AMATYC is just around the corner, and we can’t wait for that educational, fun-filled conference! Before we head out for the special event, we wanted to let you know that our friend and national expert in assessing math learning problems and developing solutions, Dr. Paul Nolting, interviewed AMATYC President Jane Tanner on his blog, https://www.academicsuccessblog.com/.
Dr. Nolting assesses math learning problems, develops effective student-learning strategies, and assesses institutional variables that affect math success and math study skills. Over the last 25 years, he has consulted with over 100 colleges, universities, and high schools campuses to improve success in the math classroom. He is the author of Winning at Math, which is the only math-specific study skills book to offer statistical evidence demonstrating an improvement in students’ ability to learn math and make better grades.
In his interview, Dr. Nolting asks the AMATYC president questions that strike a chord with all developmental math instructors today. He touches on key topics and starts out by asking Professor Tanner how she sees the current state of developmental mathematics at the national level. Professor Tanner replied:
My opinion is that it is in a state of flux. That is my opinion, not necessarily that of AMATYC or anyone else. A lot of colleges out there know we need to change what is currently being done, because the current success rate in developmental mathematics is not very great for students. These schools know something needs to be done—these are the forward thinkers that are willing to try new things and take risks. There are others out there who want to continue to do the same old things, because that is what they are used to, and they are not as willing to take risks. My opinion is that you need to be willing to try something different. You need to keep in mind what is best for your school and students, not what is easiest for you…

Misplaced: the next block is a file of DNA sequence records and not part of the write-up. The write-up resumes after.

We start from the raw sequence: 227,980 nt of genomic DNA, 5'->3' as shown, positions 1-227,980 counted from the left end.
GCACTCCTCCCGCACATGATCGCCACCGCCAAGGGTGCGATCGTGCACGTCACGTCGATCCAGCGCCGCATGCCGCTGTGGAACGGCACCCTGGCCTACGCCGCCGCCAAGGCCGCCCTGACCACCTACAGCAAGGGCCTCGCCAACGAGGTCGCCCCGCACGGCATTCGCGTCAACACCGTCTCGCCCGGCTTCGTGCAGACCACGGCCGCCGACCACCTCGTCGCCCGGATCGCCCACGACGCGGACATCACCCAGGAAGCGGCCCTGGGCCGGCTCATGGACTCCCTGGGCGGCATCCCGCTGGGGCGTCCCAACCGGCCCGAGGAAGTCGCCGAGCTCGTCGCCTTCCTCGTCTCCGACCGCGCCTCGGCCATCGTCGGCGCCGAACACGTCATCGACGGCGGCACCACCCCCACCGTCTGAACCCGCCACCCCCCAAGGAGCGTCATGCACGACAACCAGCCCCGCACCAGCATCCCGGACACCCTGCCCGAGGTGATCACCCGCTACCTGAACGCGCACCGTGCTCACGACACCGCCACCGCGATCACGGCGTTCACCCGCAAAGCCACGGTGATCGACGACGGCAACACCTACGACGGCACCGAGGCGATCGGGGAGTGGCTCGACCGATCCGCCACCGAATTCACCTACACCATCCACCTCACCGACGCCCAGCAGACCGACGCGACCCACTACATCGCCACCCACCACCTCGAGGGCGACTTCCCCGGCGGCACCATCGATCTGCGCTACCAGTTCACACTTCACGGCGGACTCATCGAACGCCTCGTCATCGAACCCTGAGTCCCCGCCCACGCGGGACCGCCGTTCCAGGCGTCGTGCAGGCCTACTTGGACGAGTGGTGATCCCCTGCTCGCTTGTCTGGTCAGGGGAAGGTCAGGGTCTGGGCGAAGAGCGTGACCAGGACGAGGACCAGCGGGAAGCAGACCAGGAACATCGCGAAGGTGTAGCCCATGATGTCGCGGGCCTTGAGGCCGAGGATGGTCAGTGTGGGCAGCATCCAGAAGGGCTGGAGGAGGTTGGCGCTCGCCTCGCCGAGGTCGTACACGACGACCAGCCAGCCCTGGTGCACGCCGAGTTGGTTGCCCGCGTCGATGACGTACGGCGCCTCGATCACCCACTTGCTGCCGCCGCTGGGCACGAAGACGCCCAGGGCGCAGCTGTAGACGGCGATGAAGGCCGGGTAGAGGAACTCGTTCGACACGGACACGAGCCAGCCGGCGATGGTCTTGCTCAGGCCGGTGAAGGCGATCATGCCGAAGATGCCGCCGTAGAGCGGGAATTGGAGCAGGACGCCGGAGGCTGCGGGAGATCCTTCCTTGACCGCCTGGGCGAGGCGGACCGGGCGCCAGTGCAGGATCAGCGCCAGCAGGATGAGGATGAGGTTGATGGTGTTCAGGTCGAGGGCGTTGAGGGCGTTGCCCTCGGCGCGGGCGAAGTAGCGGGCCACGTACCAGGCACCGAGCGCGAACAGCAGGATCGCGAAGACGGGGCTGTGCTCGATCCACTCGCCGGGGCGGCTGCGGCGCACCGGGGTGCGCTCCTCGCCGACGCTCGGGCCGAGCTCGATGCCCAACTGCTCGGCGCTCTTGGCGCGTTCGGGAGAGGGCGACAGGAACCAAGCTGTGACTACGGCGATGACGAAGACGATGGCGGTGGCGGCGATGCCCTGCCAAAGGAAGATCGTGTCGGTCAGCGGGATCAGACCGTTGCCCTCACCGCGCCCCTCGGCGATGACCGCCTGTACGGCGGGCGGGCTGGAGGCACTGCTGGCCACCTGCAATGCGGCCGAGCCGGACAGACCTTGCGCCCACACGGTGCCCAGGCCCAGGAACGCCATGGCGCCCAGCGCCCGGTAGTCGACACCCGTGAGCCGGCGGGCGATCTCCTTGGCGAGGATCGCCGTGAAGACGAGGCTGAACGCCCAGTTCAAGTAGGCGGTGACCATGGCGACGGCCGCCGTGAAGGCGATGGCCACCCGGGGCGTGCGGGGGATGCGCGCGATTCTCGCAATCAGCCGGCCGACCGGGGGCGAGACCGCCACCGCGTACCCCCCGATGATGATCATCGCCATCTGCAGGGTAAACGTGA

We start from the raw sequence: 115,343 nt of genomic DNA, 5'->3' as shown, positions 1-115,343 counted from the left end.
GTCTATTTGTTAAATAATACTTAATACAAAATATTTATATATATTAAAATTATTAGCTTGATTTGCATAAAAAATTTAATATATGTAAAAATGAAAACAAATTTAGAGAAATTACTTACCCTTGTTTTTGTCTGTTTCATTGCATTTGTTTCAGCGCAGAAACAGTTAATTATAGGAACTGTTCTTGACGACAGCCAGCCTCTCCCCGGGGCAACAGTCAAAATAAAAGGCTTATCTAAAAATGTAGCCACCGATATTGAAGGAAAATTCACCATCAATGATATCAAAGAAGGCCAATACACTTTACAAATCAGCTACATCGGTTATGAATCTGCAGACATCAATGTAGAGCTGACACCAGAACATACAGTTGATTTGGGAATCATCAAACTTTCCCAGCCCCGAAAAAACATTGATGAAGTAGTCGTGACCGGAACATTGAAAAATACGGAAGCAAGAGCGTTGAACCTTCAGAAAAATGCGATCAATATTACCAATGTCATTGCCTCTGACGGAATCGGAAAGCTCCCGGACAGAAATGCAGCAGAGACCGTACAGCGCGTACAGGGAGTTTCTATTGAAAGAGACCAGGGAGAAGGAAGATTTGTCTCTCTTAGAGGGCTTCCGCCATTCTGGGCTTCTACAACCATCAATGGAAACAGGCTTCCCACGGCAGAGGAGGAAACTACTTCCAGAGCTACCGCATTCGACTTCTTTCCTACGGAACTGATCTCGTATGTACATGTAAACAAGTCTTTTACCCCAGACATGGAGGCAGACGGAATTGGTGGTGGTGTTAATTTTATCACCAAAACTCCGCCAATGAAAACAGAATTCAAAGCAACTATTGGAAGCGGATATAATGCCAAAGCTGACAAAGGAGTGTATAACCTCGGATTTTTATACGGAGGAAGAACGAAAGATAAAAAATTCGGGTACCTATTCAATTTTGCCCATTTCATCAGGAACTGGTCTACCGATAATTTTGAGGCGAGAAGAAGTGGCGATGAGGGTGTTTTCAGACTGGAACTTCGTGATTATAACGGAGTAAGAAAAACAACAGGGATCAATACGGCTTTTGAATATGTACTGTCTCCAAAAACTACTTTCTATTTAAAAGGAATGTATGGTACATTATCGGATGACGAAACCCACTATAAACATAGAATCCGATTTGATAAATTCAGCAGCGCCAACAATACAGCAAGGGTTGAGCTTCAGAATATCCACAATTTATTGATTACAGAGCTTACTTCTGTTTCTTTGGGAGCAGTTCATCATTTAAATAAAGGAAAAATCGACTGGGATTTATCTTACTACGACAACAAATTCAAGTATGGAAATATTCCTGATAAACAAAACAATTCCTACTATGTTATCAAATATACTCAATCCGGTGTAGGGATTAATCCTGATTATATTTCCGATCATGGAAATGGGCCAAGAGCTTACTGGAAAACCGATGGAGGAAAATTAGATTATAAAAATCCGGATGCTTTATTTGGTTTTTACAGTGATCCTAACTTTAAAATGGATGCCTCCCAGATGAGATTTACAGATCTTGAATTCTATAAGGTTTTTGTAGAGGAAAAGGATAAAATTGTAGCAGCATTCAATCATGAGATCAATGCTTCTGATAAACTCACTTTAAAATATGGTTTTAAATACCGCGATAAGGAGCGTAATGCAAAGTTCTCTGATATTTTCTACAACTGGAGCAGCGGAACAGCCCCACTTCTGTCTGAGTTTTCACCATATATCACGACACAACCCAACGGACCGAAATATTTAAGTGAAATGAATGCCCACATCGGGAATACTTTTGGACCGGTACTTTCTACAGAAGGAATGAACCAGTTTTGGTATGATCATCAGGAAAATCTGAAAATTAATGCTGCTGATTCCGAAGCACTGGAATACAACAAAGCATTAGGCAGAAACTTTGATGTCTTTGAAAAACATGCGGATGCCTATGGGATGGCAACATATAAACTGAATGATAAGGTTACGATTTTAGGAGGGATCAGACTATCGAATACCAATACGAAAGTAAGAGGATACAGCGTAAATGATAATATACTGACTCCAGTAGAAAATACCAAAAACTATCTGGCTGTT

Later in the interview, Dr. Nolting asked, “How do you think institutions should go about choosing a new design, or, for that matter, what should institutions do if they are torn between different designs? How do we avoid chaos as pride and conviction inevitably seep into this process?”
Below is an excerpt of Professor Tanner’s response:
You need to research what is out there. You can visit other schools that are using a certain method that might work for you, or attend the AMATYC and NADE conferences where there are other people going through things that you may be going through. There are a lot of different models out there, all in addition to the pathways focus. What needs to be done is that you spend enough time investigating so that you choose the best thing for your college—but you can’t necessarily take forever to do it, because then you aren’t accomplishing anything either.
Interested in learning more about math study skills? Check out the webinar from Dr. Nolting and Hawkes’s own Emily Judy for tips and resources.
Nolting, Paul. “Dr. Nolting Interviews Jane Tanner, president of AMATYC: Part One.” Academic Success Blog, www.academicsuccessblog.com/blog/interview-with-jane-tanner-president-of-amatyc-part-one. Accessed 10 Nov. 2016.